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With the Machine Gunners in France and Palestine

Chapter I — The General Situation on Egyptian Front

page 176

Chapter I
The General Situation on Egyptian Front

From the commencement of the war the greatest importance had been attached to the defence of Egypt, which meant the safety of the Suez Canal. Turco-German intrigues had stirred up a great deal of foment on the western borders of Egypt, which was successfully quelled in the brilliantly executed campaign against the Senussi; a campaign in which two battalions of the 3rd (Rifle) Brigade took part with distinction. On the Eastern Frontier, however, Djemal Pasha's Egyptian Army still remained, menacing the security of the Suez Canal—which the Kaiser once described as "the jugular vein of the British Empire." It is true that the Turks had undertaken no serious attempt on the Canal since the February, 1915 fiasco, but this was owing to the heavy calls made upon the Turkish Armies at Gallipoli, in Mesopotamia and in Armenia, where the Russians had made such wonderful progress.

The beginning of 1916 brought relief to the sorely pressed Turkish forces—Gallipoli was evacuated; soon after General Townshend surrendered at Kut; the Russian advance in Armenia was checked; the Turkish Egyptian Army began to grow, and to become a real danger to Egypt. A German staff arrived to control operations, which it hoped would strike the death blow to British prestige in the East.

General Sir Archibald Murray arrived in Cairo on 9th January, 1916, to take over command of the Egyptian Expeditionary Force. He saw that the only sure way of defend- page break
Squadron Camp at Marsaiid.

Squadron Camp at Marsaiid.

page break
Captured Machine Gun in Action near La Signy Farm.

Captured Machine Gun in Action near La Signy Farm.

Machine Gunners in a Captured Position

Machine Gunners in a Captured Position

page 177ing
the Eastern Frontier of Egypt was securing Sinai Peninsula, and not merely defending the banks of the Suez Canal. It is interesting to note a passage appearing in a Memorandum by General Murray at this time:—

"The work on the stationary defences was backward. Difficulties of water supply on the east bank were increased by shortage of piping. Labour troubles had delayed the progress of roads and railways. Guns had still to be emplaced, and no part of the front defence line was actually occupied by troops. Nevertheless, as there were no signs of an imminent advance on the part of the enemy, the question of the stationary defences caused me no serious anxiety, though everything possible was done to hasten on their completion. The organisation of the offensive defence, which time has proved to be paramount, was, however, a pressing matter, hitherto untouched. Practically nothing had been done towards the organisation of the mobile forces. The collection of a large number of riding and transport camels had to be undertaken at once, and a plan of campaign to be devised. Moreover, time was short, for it was plain that any offensive on a large scale by the enemy must be commenced before the middle of March. For the force under my command the only possible line of advance was along the northern line from Kantarah towards Katieh and El Arish, and the task was at once taken up of examining the possibilities of an offensive on this line, and solving the problem of maintaining a considerable force at Katieh during the summer months."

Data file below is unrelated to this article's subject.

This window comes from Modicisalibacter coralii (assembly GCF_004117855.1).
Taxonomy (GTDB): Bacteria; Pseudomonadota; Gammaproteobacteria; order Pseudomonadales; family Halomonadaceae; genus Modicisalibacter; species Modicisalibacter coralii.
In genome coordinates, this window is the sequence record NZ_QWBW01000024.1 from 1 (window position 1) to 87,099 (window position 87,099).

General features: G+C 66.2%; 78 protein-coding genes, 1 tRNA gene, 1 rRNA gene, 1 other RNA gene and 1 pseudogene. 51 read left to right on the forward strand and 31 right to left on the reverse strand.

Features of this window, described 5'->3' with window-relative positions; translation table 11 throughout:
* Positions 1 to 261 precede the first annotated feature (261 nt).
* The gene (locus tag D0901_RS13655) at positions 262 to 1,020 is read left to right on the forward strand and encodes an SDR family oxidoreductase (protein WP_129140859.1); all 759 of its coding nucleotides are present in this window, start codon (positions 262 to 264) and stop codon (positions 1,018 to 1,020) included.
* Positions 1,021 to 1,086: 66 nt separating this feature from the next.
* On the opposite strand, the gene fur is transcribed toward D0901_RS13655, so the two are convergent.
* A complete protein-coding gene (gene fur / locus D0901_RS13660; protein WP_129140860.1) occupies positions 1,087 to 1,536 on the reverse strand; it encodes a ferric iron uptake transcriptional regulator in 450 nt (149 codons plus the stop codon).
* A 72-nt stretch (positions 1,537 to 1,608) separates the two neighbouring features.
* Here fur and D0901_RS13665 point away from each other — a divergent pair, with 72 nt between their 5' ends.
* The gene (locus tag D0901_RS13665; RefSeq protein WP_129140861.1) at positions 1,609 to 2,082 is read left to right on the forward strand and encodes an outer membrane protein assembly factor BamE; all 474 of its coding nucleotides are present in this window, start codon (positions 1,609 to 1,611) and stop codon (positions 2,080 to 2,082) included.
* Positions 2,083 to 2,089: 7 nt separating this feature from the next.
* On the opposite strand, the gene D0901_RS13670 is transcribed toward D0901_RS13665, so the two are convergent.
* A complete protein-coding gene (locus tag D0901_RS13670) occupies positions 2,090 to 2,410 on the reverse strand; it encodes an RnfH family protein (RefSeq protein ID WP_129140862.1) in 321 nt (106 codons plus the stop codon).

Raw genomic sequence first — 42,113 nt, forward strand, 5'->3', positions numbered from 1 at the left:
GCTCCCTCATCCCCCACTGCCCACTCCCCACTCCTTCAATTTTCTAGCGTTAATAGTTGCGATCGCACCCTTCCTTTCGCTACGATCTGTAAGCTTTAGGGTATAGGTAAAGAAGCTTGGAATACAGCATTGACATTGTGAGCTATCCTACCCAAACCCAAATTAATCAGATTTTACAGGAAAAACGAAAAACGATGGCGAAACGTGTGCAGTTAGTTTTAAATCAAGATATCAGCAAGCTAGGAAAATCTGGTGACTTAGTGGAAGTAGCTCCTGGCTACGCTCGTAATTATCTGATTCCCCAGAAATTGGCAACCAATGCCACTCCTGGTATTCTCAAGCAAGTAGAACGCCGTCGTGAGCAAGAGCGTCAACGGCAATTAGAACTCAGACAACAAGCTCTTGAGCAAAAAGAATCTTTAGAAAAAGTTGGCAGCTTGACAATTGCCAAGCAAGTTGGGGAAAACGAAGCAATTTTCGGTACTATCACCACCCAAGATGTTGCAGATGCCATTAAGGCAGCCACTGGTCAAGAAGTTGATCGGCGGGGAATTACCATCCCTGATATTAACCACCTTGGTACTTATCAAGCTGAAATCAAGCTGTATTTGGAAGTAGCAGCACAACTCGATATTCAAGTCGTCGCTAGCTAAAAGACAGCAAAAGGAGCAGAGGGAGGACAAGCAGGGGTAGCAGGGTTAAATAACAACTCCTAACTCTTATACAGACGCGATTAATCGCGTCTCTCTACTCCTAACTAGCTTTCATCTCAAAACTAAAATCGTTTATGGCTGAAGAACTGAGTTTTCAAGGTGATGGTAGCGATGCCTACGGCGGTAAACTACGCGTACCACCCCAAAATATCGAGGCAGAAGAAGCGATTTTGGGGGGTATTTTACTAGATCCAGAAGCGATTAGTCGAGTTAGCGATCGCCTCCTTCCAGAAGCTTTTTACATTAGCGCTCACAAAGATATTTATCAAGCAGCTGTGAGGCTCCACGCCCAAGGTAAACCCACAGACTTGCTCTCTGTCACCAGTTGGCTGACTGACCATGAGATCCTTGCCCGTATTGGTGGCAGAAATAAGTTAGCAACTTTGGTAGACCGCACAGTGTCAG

Accordingly the plans matured and were soon in operation. The scheme did not permit of a quick advance, because it had been determined to copy the same plan as Lord Kitchener had followed at Khartoum—the construction of a railroad between the advancing troops and the ever-receding base.

It should be borne clearly in mind that the campaign that eventually freed Palestine from the Turk was not begun with that definite object in view. As previously stated, its first and paramount object was the protection of the Suez Canal; its second object was to retain as many Turks as possible on the Egyptian Front to assist further proposed operations in Armenia and Mesopotamia by threatening an invasion of Palestine.